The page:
BEIJING-In a darkened auditorium some 250 young Chinese sat spellbound in a projector’s otherworldly blue glow, listening to the father of China’s lunar programme chart their country’s once and future voyages in the final frontier. They said that they are going to explore the who0le solar system soon. While the US retreats from manned space exploration China is seeking to establish itself as an ascending superpower, in the same way that the US and Soviet Union did when they alone dominated global politics.
Colourful maps of interplanetary flight paths and photos of the moon’s craggy surface taken by China’s two previous rover missions, Chang’e-1 and Chang’e-2, illuminated the screen in Beijing. Then pictures of China’s latest rover, which made its soft-landing last Saturday, and finally, another image, this time a mock-up: an astronaut standing on the moon, proudly planting a red Chinese flag in the lunar soil. “We will send a Chinese astronaut to the moon,” Ouyang Ziyuan told the rapt audience at the event, organised by China’s popular science website Guokr.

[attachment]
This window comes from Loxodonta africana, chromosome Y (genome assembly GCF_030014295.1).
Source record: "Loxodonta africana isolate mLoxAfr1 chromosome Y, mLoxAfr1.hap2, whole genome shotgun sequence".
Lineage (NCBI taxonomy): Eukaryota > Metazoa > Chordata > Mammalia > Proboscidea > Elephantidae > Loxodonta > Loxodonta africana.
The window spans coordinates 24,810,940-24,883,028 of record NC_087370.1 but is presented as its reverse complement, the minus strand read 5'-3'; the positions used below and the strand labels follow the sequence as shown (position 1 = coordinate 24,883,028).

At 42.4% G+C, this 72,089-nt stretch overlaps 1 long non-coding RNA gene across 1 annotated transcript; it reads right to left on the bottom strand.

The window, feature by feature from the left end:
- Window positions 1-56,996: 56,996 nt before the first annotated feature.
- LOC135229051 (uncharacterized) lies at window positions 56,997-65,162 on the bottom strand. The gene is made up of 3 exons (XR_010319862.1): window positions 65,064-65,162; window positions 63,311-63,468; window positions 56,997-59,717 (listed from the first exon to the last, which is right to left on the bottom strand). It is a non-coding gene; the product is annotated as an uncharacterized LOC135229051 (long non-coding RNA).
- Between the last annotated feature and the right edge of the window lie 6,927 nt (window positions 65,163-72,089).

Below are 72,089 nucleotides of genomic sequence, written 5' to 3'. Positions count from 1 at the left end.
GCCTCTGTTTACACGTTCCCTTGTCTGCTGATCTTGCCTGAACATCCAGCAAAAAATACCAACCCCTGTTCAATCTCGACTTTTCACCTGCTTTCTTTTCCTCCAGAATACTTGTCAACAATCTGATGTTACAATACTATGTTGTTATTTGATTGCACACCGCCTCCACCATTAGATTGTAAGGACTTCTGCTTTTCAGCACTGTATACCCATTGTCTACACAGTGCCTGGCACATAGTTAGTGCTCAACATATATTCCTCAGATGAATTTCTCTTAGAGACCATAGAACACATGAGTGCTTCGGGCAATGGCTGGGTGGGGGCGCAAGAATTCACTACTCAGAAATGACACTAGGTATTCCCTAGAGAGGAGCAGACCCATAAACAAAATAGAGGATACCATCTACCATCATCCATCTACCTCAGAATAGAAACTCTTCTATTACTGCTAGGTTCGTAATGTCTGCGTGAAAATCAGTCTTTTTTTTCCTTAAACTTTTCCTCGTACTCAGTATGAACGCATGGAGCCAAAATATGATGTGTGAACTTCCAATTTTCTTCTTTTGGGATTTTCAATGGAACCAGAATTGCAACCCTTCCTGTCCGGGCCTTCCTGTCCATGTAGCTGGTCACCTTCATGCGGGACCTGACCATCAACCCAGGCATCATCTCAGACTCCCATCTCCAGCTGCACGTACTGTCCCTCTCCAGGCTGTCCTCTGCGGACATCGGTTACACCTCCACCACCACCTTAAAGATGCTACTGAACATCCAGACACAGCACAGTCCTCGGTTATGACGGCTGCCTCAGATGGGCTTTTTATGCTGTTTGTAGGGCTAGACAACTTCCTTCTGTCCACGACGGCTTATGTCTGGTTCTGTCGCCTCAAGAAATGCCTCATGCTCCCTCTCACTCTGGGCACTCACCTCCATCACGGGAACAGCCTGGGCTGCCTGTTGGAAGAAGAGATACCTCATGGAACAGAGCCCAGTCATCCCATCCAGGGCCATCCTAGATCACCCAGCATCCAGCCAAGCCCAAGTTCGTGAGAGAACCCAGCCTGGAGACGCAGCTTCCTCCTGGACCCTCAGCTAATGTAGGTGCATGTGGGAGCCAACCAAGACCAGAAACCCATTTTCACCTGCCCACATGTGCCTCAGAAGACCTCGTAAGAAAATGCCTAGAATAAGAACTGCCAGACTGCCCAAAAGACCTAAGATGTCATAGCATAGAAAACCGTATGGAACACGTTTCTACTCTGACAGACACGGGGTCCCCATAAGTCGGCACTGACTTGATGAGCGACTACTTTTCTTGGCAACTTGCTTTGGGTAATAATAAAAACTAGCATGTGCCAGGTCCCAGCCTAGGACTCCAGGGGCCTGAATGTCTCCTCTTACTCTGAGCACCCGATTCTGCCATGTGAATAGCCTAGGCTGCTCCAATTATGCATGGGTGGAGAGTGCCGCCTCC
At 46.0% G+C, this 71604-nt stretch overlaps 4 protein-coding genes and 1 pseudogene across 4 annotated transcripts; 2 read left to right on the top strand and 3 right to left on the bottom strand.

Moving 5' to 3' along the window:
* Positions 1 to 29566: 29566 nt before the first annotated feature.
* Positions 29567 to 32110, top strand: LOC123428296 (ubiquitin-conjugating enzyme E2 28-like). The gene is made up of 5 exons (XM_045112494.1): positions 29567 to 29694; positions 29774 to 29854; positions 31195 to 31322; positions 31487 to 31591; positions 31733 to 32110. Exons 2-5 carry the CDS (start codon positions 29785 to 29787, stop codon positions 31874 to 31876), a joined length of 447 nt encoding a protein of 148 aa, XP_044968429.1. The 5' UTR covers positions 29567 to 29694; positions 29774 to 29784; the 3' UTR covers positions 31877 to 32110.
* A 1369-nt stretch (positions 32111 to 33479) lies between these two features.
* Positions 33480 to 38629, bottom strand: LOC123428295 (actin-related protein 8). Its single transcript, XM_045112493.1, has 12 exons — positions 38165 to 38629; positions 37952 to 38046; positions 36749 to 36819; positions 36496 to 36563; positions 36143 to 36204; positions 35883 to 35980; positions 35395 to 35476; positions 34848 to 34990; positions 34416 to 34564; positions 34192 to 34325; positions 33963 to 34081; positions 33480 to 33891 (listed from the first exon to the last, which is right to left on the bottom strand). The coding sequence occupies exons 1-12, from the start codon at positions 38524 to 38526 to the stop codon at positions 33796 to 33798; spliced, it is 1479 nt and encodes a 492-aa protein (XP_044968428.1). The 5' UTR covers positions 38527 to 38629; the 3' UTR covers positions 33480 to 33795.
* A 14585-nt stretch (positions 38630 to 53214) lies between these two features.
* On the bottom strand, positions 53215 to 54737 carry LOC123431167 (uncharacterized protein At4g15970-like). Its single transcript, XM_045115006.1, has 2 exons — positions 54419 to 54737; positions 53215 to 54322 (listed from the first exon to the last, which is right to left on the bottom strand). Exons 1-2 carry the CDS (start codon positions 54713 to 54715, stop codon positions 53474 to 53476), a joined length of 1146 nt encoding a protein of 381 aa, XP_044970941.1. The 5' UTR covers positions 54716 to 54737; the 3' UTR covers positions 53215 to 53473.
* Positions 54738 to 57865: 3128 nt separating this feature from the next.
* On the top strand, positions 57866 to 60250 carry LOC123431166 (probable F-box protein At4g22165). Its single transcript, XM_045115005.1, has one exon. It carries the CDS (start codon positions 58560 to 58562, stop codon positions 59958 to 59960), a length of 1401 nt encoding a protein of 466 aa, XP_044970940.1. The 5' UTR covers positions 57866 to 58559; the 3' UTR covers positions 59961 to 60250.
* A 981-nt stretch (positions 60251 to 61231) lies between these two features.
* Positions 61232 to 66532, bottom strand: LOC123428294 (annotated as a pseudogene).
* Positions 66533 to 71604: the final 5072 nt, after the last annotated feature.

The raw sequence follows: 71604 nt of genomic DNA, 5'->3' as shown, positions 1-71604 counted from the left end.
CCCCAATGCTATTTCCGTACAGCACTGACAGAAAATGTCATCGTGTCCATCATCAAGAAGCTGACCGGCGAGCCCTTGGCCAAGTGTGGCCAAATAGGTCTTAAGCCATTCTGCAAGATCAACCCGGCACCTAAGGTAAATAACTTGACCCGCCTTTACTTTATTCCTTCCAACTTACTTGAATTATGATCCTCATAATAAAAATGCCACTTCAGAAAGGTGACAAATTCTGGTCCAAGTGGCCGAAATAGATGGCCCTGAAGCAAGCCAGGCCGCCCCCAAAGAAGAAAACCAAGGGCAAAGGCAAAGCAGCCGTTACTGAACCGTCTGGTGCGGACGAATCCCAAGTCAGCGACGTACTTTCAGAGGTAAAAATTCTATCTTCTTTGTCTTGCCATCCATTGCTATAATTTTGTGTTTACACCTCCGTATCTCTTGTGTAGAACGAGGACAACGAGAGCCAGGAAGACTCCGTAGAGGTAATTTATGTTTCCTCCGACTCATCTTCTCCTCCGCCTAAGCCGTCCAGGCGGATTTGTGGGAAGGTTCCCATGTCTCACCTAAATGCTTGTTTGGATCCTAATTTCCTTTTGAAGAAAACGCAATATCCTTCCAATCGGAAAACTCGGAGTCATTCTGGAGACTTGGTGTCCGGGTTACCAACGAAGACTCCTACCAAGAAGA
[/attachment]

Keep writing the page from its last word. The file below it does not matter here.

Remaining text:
“The Communist Party Central Committee strongly encourages us to go even beyond the moon, and China is already capable of deep space exploration,” said the 78-year-old former chief scientist of the lunar programme. “We will explore the whole solar system.” Ouyang’s impassioned presentation, and the pride and wonderment with which the 20-something crowd greeted it, underscored the significance of the programme.
For many in China, while their country’s steady progress into space is a technical achievement, it also signifies something much greater. China’s boom of the last 30 years has made it the world’s second-largest economy, and it is increasingly seeking geopolitical heft of a similar stature. The military-run space programme fits into that effort, specialists say. “For China, it represents two things,” said Maurizio Falanga, executive director of the International Space Science Institute Beijing and one of a growing number of Western space scientists seeking to strengthen collaboration with China. “One, they’re able to do it by themselves; they have the technology and they know how to do it,” he said.